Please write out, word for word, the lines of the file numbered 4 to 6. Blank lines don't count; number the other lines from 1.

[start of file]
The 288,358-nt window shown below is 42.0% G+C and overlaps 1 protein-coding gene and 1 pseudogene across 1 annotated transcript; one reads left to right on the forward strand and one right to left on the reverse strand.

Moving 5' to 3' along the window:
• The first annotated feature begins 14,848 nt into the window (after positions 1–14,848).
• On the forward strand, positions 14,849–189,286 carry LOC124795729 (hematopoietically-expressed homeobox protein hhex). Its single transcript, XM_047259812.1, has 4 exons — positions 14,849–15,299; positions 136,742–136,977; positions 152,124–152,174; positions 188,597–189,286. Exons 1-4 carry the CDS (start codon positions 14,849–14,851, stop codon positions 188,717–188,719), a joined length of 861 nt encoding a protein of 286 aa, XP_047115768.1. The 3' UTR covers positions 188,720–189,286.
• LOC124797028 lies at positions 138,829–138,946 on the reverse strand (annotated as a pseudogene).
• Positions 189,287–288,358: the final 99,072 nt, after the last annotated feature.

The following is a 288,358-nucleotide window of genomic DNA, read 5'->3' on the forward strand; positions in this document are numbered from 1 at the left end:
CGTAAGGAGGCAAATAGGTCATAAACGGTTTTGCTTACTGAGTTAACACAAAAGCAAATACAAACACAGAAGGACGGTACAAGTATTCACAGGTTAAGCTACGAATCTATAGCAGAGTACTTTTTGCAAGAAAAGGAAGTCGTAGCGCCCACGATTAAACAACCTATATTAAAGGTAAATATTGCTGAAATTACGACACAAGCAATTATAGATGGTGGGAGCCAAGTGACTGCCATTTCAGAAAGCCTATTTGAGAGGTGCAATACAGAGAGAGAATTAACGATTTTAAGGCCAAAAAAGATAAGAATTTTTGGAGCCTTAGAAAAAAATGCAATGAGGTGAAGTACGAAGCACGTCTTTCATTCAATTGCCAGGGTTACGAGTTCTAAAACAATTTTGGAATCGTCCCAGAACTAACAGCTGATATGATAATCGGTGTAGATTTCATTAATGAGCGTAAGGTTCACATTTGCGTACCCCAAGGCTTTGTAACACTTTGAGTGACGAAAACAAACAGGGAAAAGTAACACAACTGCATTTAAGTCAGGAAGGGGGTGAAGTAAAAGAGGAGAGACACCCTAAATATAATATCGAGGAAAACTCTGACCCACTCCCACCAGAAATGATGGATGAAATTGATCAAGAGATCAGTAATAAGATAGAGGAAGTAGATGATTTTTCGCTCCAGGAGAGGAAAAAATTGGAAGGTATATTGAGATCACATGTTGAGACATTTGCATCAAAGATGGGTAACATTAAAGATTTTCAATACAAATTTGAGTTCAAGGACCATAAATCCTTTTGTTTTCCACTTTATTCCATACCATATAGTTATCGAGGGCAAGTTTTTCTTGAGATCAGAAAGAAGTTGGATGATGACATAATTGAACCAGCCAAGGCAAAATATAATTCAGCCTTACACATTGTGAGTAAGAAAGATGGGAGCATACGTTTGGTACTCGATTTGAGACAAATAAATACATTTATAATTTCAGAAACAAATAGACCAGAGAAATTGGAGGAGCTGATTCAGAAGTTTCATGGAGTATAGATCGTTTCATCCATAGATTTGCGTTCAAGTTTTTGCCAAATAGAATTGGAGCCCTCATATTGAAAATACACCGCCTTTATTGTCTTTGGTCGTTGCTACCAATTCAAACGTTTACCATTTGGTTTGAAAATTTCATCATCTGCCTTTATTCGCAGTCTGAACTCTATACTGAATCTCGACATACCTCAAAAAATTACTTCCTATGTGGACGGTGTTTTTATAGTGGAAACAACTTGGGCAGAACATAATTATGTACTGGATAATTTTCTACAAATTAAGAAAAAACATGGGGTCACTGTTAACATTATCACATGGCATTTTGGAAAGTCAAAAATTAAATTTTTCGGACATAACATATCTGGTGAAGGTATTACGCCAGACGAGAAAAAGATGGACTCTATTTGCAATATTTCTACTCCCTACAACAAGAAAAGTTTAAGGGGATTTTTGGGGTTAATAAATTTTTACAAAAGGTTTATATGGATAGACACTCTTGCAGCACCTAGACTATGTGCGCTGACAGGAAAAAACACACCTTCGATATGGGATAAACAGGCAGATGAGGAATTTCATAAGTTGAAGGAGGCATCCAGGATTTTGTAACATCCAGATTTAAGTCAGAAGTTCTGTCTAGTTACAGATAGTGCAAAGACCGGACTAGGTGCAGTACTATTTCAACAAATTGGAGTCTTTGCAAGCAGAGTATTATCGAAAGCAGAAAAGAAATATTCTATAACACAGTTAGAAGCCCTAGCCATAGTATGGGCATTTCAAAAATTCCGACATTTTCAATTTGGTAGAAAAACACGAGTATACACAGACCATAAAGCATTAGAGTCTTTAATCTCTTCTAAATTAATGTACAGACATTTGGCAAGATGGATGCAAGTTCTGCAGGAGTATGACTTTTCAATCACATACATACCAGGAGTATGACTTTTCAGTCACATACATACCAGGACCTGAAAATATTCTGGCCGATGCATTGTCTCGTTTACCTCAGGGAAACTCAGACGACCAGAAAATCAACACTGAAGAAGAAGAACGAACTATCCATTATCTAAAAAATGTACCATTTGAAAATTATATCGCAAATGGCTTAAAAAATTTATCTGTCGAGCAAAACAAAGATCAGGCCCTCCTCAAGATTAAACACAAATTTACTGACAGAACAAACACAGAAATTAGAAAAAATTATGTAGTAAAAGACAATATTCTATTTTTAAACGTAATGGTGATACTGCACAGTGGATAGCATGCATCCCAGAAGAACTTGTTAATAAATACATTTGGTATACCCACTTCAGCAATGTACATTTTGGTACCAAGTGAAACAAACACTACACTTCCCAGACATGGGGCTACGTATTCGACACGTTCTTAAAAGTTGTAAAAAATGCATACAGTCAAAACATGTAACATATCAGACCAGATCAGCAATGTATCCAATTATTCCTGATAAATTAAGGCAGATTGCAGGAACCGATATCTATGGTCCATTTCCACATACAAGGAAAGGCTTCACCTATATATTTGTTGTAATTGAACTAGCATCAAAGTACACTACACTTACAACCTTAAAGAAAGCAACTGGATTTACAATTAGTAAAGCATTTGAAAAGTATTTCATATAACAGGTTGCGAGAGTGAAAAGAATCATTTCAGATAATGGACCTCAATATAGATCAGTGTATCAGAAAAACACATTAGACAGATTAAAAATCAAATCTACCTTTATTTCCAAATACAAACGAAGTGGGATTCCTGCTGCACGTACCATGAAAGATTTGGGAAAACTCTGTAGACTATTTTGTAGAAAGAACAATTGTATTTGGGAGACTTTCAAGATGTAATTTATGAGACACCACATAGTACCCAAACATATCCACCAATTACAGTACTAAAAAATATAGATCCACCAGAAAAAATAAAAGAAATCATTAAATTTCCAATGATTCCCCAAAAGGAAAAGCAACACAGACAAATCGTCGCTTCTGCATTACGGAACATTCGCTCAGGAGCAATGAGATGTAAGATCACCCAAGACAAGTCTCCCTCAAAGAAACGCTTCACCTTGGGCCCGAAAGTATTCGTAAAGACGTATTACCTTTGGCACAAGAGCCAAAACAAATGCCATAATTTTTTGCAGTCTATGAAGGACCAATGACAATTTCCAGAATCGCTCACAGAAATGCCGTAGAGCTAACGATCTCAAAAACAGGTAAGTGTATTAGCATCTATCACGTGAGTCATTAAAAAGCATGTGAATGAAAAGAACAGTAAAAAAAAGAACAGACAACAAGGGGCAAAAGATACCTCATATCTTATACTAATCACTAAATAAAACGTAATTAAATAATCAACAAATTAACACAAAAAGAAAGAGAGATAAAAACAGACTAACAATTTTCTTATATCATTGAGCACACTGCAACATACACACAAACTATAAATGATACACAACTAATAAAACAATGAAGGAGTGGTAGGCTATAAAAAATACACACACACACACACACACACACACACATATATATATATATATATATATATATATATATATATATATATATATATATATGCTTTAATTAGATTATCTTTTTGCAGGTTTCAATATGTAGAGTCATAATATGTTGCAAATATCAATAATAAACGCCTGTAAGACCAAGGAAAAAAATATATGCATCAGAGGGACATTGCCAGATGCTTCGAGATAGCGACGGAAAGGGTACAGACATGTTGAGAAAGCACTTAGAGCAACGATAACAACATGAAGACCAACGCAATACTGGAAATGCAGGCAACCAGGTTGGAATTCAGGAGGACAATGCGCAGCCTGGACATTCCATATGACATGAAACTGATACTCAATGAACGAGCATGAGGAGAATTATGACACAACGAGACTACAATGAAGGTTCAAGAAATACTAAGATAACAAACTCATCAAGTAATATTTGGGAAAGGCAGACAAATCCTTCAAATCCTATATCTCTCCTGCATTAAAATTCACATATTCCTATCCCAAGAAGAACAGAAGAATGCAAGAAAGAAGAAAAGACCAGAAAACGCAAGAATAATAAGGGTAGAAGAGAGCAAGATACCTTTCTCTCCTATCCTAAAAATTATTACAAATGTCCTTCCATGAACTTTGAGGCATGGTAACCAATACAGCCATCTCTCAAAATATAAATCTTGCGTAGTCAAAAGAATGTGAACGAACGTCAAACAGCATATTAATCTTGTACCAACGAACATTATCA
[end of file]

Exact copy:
• On the forward strand, positions 14,849–189,286 carry LOC124795729 (hematopoietically-expressed homeobox protein hhex). Its single transcript, XM_047259812.1, has 4 exons — positions 14,849–15,299; positions 136,742–136,977; positions 152,124–152,174; positions 188,597–189,286. Exons 1-4 carry the CDS (start codon positions 14,849–14,851, stop codon positions 188,717–188,719), a joined length of 861 nt encoding a protein of 286 aa, XP_047115768.1. The 3' UTR covers positions 188,720–189,286.
• LOC124797028 lies at positions 138,829–138,946 on the reverse strand (annotated as a pseudogene).
• Positions 189,287–288,358: the final 99,072 nt, after the last annotated feature.